Religion and rituals
I used to play rugby for my school. Before each game, my friend and I would find the muddiest part of the pitch. We would kneel down, grab handfuls of mud and cover our bare arms, legs and face. Praying to the God of Rugby we called it. In fact, we were giving each other moral support to face the cold and wet of a Saturday morning during the Glasgow winter. The mud actually helped against the cold. And if you are already muddy, you don’t mind putting in that first tackle. It made us play better, or so we believed.
Life is full of little rituals like this. On the surface they might look strange, even silly, but they are important to our wellbeing. They might give strength to face a coming challenge, as in my rugby example, or it might be a sense of belonging, or recognition of the importance of an occasion, or just a bit of fun.
We all need help of this kind. Even the strongest can’t do everything. Even the most resilient can be visited by tragedy. Even the most confident can stumble. And even the friendly can find themselves alone. Most of the time we draw help from partners, friends, family and colleagues. Religion can provide it too but with the extra ingredient of belief in something beyond human resources. Where and how you draw support is up to each individual but everyone, at some point in their lives, needs succour. If God didn’t exist, we would need to invent Him.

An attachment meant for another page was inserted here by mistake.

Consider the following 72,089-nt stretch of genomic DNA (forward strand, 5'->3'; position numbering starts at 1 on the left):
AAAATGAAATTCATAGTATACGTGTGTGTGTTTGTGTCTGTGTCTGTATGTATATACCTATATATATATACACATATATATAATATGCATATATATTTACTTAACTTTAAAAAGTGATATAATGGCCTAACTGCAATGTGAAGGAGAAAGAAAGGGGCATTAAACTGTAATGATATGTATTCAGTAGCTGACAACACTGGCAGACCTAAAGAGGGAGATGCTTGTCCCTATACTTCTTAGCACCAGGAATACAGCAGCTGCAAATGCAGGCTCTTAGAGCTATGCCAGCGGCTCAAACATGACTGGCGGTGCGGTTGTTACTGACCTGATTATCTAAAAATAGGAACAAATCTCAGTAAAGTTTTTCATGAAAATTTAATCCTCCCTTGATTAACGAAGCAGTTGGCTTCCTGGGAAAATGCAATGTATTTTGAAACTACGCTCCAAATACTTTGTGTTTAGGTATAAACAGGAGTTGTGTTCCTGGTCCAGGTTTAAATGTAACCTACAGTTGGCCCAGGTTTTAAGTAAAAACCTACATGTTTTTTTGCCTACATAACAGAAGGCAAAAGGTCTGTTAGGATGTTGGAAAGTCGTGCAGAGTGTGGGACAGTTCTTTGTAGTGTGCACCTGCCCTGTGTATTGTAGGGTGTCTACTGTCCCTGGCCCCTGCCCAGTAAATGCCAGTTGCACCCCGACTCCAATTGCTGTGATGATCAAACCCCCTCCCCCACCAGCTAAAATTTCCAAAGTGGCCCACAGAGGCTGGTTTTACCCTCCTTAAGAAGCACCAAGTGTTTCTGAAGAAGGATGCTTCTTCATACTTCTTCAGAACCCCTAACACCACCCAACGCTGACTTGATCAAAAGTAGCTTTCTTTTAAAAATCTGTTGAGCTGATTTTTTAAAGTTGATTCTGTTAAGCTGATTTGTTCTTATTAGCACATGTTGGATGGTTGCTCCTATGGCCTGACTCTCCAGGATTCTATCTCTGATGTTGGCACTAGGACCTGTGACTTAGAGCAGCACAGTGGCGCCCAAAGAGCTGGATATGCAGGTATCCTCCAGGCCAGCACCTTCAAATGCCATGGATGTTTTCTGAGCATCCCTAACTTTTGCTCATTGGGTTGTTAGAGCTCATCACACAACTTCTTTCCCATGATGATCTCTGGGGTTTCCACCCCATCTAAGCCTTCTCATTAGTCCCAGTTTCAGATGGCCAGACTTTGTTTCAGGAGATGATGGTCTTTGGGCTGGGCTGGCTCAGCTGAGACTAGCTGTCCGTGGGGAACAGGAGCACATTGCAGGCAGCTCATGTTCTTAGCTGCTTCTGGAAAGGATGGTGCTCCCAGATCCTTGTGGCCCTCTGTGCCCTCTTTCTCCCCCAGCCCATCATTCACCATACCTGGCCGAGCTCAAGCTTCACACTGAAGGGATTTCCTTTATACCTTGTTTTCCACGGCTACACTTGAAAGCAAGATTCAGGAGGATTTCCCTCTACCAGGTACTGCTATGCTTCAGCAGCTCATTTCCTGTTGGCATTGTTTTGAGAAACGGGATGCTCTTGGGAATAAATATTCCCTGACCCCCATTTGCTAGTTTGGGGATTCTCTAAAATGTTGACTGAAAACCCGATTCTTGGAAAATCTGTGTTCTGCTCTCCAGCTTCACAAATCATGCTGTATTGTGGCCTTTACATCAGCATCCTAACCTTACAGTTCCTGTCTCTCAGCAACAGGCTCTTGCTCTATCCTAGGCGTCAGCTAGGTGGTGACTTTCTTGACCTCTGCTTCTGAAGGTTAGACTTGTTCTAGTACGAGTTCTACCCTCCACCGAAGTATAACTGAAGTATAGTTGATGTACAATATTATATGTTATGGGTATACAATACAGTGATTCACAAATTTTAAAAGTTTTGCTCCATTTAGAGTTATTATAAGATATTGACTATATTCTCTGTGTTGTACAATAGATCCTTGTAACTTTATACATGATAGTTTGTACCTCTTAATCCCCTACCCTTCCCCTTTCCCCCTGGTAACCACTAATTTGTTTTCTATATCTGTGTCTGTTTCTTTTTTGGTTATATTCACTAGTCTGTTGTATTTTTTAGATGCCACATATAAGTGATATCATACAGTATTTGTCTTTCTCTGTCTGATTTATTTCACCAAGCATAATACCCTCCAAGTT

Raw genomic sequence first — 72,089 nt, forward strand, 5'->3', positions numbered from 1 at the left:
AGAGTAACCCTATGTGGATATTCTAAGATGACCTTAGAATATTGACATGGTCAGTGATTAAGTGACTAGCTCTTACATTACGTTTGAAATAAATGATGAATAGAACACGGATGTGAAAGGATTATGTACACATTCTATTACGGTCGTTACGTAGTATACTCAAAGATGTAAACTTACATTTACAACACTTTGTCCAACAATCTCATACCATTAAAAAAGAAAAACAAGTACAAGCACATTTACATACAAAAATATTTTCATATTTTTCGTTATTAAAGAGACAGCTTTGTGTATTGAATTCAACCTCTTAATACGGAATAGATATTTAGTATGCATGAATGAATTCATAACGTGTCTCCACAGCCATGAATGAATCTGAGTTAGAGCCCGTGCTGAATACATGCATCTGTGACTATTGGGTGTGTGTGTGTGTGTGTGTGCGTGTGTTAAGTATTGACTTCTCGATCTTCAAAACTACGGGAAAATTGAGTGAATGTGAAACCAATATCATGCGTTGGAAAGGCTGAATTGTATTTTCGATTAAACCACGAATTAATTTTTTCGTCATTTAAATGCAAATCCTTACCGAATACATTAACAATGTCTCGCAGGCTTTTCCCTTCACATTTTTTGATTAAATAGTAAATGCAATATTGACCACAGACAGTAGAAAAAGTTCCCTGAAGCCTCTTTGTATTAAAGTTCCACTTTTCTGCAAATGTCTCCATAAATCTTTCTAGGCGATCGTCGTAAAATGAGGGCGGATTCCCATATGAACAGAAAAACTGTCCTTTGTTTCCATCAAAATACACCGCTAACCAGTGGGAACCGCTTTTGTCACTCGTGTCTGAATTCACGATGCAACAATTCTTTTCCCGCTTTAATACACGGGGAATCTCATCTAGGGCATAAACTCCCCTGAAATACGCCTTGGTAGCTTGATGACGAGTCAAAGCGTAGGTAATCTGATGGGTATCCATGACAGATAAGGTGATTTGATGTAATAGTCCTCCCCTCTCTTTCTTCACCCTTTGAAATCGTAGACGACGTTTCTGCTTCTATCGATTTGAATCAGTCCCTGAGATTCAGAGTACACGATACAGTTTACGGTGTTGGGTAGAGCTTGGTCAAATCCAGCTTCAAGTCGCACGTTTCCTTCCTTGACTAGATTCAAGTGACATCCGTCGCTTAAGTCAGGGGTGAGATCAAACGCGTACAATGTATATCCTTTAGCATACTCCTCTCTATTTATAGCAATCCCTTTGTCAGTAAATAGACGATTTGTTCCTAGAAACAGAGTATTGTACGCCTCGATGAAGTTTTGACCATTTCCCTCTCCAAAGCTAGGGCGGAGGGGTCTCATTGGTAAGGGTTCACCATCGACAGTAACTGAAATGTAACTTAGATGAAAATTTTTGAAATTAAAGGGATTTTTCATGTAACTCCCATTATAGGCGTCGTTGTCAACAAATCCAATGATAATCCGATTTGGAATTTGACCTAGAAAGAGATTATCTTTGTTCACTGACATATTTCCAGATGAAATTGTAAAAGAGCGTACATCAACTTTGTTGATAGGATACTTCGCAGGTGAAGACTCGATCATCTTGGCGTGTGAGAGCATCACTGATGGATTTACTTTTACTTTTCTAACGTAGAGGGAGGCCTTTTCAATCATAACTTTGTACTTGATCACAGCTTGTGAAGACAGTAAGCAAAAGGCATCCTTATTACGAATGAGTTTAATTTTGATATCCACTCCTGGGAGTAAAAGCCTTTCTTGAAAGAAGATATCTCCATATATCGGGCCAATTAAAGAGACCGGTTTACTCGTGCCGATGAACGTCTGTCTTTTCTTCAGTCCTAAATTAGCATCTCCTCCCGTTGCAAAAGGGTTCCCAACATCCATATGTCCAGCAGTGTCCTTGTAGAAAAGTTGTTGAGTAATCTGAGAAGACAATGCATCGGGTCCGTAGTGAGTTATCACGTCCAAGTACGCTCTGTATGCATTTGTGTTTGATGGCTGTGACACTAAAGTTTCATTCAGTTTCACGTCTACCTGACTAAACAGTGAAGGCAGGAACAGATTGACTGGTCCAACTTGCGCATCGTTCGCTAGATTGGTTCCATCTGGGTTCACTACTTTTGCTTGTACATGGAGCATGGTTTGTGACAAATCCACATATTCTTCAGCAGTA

I don’t believe in God but I do believe in religion. I would keep all aspects of religion except the bit about the existence of a supernatural being. I used to believe people resorted to religion when confronted with something they couldn’t understand, like death and disease, or when something was beyond their control, like next year’s harvest. But now I see that even the advance of science has not killed off spirituality, and I witness daily the importance of religion in culture and identity. I see football stadiums in America full on a Sunday morning where God is being invoked to support an overall message of self-advancement and community help. I don’t blame religion for wars. Those people would have fought anyway.
I have always wondered how Christianity spread so widely that it eventually took over the pagan world. The promise of everlasting life must have helped alleviate the suffering of everyday life, but it must have been more than that. I’m inclined to think that around the time Jesus lived, the world, which had for thousands of years valued looking out for yourself, began to start caring about the weak. As a society, it’s the sort of thing you can probably only afford to do once you’ve reached a certain level of material civilisation. Those tensions between the strong and the weak are still not resolved two thousand years later but something in ancient society must have started to change to be more receptive to the Christian message.